Quality indicator – use of physical restraint
Physical restraint is deliberately restricting a person’s movement or behaviour. It can be by the use of equipment designed to limit or stop someone from moving, taking away mobility aids or by using physical force.
Some examples of equipment that could be used as physical restraints include bed rails, lap belts, restraining chairs, table overlays, hand mitts and vests.
Why is physical restraint used as a quality indicator?
A restraint-free environment is the recommended standard of care for aged care homes. Research shows that using physical restraints can cause harm.
Aged care homes should carefully consider what physical restraints are used in their homes and look at other ways which may produce better results.
What is the impact of physical restraint?
While the use of physical restraints may be seen as a safety measure for people, it may cause harm. For example it can lead to:
- pressure injuries
- loss of muscle strength
- cuts and bruising
- poor nutrition
- difficulty moving
- mood swings including anger, withdrawal and aggression
- confusion, anxiety and depression
- loss of trust between older people and their families, and staff
- distress for family members.
Physical restraint also has an impact on your rights and dignity.
What can lead to the use of physical restraint?
People are more likely to be restrained if they have poor health, dementia, physical disabilities, mental health issues, or they are at a high risk of falls.
Issues that may lead to harm for you should be included in your care plan so that you receive care without the use of restraint where possible.
How is physical restraint managed?
Aged care homes should regularly review the number of times they use physical restraint and look for other ways of caring for older people.
Health professionals make decisions about when to use physical restraint. You, your family or your representative should be involved in all these decisions.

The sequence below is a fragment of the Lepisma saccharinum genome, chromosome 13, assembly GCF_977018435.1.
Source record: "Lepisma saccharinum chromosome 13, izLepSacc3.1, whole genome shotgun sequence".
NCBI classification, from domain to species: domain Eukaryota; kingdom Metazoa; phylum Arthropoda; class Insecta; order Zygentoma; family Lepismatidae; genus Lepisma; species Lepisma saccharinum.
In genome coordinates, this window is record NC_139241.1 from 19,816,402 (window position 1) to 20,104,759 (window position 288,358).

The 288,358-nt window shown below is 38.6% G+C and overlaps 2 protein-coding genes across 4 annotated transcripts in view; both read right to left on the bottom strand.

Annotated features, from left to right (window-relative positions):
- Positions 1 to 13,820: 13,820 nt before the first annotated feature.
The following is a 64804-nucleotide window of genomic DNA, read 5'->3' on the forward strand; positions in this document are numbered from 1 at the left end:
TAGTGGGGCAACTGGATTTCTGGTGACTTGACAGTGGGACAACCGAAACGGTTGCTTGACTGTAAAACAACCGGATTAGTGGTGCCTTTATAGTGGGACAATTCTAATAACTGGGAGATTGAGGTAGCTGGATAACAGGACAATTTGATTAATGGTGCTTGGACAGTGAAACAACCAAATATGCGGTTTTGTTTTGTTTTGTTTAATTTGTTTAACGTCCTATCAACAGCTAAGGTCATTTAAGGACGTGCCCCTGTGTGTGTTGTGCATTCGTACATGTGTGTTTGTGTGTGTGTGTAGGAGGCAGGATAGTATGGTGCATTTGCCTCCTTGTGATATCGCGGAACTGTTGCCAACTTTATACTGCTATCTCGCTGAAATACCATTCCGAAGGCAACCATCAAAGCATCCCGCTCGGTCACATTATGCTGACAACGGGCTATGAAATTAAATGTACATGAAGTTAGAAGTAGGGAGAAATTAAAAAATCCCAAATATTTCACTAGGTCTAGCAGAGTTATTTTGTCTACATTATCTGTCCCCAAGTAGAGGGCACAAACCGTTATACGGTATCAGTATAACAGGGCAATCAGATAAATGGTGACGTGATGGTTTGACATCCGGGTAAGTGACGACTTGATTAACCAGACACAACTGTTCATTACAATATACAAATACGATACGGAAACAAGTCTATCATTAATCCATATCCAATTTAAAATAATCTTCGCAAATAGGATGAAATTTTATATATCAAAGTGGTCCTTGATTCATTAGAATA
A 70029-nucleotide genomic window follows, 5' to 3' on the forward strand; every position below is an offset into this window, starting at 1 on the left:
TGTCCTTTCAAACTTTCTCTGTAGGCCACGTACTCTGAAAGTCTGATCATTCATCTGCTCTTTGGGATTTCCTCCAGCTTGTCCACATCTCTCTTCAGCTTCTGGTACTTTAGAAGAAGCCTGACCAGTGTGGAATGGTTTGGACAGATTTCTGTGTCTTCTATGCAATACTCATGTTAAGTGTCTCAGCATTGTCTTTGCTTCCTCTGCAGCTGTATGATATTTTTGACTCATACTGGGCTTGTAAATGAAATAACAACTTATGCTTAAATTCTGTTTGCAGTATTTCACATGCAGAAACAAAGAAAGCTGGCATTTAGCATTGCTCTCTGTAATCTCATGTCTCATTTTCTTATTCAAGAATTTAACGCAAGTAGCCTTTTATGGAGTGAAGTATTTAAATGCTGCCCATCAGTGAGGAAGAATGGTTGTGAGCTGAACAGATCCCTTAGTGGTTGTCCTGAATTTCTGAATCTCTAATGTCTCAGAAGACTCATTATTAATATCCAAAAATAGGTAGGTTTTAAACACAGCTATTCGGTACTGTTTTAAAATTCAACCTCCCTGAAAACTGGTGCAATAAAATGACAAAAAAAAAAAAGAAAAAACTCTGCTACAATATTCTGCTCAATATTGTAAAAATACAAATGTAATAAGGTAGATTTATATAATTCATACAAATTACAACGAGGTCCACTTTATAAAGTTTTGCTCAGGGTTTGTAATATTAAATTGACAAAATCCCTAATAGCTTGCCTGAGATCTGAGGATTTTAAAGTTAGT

What can be done to avoid physical restraint?
Things the aged care home can do instead of physical restraint include:
- reducing the risk of falls and injury by using equipment such as low beds, non-slip mats and hip protectors
- educating families and staff about behavioural and psychological symptoms
- increasing the safety of the home, such as secure environments to allow safe wandering, or making sure the home is well lit
- using exercise and social activities
- taking care of needs such as poor eyesight and mental health, or problems such as poor balance or unstable blood pressure.
How can I help minimise physical restraint?
It is important that you or your representative are involved as much as possible in developing a care plan.
Tell caregivers about any conditions that may affect your care, as well as what you do and don't like, and how you would like to be treated.
Let the staff at your home know as soon as possible about any changes that may impact your care plan. Family members can also be very important in noticing changes that mean a medical problem is starting or getting worse.
Questions you may like to ask an aged care home about physical restraint
You might like to ask the aged care home some of these questions:
- How do you manage physical restraint?
- Is physical restraint recommended by health professionals for people like me?
- Can I or my family ask that a physical restraint is used or say that we do not want a restraint to be used?
- If a restraint device is being used:
- can you explain why it is needed?
- has a thorough assessment been made?
- have you considered other ways of managing this issue?
- can you provide me with some information about the other ways of managing this issue?